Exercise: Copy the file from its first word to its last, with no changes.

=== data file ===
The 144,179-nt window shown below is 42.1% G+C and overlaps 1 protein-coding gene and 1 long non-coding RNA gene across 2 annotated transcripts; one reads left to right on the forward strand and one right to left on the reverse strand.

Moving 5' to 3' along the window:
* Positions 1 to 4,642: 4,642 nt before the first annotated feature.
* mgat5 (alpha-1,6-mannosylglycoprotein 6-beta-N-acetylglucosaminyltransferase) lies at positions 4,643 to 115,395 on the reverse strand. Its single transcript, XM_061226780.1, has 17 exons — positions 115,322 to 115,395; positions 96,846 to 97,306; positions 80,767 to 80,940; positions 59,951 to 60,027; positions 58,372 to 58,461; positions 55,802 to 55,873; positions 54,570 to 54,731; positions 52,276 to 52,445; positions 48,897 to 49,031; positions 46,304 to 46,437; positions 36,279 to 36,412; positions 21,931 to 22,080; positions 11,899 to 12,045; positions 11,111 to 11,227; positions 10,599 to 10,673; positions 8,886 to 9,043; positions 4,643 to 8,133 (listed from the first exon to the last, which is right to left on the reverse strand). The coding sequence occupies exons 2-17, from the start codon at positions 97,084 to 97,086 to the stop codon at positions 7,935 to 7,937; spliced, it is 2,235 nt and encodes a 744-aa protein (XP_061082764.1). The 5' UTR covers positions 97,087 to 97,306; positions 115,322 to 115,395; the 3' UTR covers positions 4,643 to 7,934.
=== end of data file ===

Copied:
The 144,179-nt window shown below is 42.1% G+C and overlaps 1 protein-coding gene and 1 long non-coding RNA gene across 2 annotated transcripts; one reads left to right on the forward strand and one right to left on the reverse strand.

Moving 5' to 3' along the window:
* Positions 1 to 4,642: 4,642 nt before the first annotated feature.
* mgat5 (alpha-1,6-mannosylglycoprotein 6-beta-N-acetylglucosaminyltransferase) lies at positions 4,643 to 115,395 on the reverse strand. Its single transcript, XM_061226780.1, has 17 exons — positions 115,322 to 115,395; positions 96,846 to 97,306; positions 80,767 to 80,940; positions 59,951 to 60,027; positions 58,372 to 58,461; positions 55,802 to 55,873; positions 54,570 to 54,731; positions 52,276 to 52,445; positions 48,897 to 49,031; positions 46,304 to 46,437; positions 36,279 to 36,412; positions 21,931 to 22,080; positions 11,899 to 12,045; positions 11,111 to 11,227; positions 10,599 to 10,673; positions 8,886 to 9,043; positions 4,643 to 8,133 (listed from the first exon to the last, which is right to left on the reverse strand). The coding sequence occupies exons 2-17, from the start codon at positions 97,084 to 97,086 to the stop codon at positions 7,935 to 7,937; spliced, it is 2,235 nt and encodes a 744-aa protein (XP_061082764.1). The 5' UTR covers positions 97,087 to 97,306; positions 115,322 to 115,395; the 3' UTR covers positions 4,643 to 7,934.